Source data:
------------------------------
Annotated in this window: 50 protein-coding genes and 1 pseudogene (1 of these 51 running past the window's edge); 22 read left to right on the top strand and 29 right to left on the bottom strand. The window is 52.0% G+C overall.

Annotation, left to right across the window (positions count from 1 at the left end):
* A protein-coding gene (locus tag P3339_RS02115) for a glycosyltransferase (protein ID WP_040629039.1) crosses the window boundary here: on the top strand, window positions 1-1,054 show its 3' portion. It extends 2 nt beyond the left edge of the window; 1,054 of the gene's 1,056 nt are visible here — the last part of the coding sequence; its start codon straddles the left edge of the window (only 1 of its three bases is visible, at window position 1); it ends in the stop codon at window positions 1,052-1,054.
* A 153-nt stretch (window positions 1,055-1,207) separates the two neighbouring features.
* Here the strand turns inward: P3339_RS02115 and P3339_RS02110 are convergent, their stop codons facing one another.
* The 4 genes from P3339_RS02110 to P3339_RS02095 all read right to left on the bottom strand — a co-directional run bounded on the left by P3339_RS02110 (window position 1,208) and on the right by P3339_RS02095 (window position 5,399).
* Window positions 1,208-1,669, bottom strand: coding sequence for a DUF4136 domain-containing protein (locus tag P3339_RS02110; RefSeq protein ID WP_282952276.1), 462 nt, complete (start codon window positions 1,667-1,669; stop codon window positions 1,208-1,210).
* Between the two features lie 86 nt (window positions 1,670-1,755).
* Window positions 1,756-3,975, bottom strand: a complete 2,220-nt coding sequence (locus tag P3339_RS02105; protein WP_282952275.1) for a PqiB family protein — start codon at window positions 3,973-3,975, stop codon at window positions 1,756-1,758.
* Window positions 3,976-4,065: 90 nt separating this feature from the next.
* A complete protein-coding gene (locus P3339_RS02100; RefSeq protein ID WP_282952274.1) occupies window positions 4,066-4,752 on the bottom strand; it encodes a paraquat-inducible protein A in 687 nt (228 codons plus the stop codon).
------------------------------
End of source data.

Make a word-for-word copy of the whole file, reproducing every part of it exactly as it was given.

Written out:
Annotated in this window: 50 protein-coding genes and 1 pseudogene (1 of these 51 running past the window's edge); 22 read left to right on the top strand and 29 right to left on the bottom strand. The window is 52.0% G+C overall.

Annotation, left to right across the window (positions count from 1 at the left end):
* A protein-coding gene (locus tag P3339_RS02115) for a glycosyltransferase (protein ID WP_040629039.1) crosses the window boundary here: on the top strand, window positions 1-1,054 show its 3' portion. It extends 2 nt beyond the left edge of the window; 1,054 of the gene's 1,056 nt are visible here — the last part of the coding sequence; its start codon straddles the left edge of the window (only 1 of its three bases is visible, at window position 1); it ends in the stop codon at window positions 1,052-1,054.
* A 153-nt stretch (window positions 1,055-1,207) separates the two neighbouring features.
* Here the strand turns inward: P3339_RS02115 and P3339_RS02110 are convergent, their stop codons facing one another.
* The 4 genes from P3339_RS02110 to P3339_RS02095 all read right to left on the bottom strand — a co-directional run bounded on the left by P3339_RS02110 (window position 1,208) and on the right by P3339_RS02095 (window position 5,399).
* Window positions 1,208-1,669, bottom strand: coding sequence for a DUF4136 domain-containing protein (locus tag P3339_RS02110; RefSeq protein ID WP_282952276.1), 462 nt, complete (start codon window positions 1,667-1,669; stop codon window positions 1,208-1,210).
* Between the two features lie 86 nt (window positions 1,670-1,755).
* Window positions 1,756-3,975, bottom strand: a complete 2,220-nt coding sequence (locus tag P3339_RS02105; protein WP_282952275.1) for a PqiB family protein — start codon at window positions 3,973-3,975, stop codon at window positions 1,756-1,758.
* Window positions 3,976-4,065: 90 nt separating this feature from the next.
* A complete protein-coding gene (locus P3339_RS02100; RefSeq protein ID WP_282952274.1) occupies window positions 4,066-4,752 on the bottom strand; it encodes a paraquat-inducible protein A in 687 nt (228 codons plus the stop codon).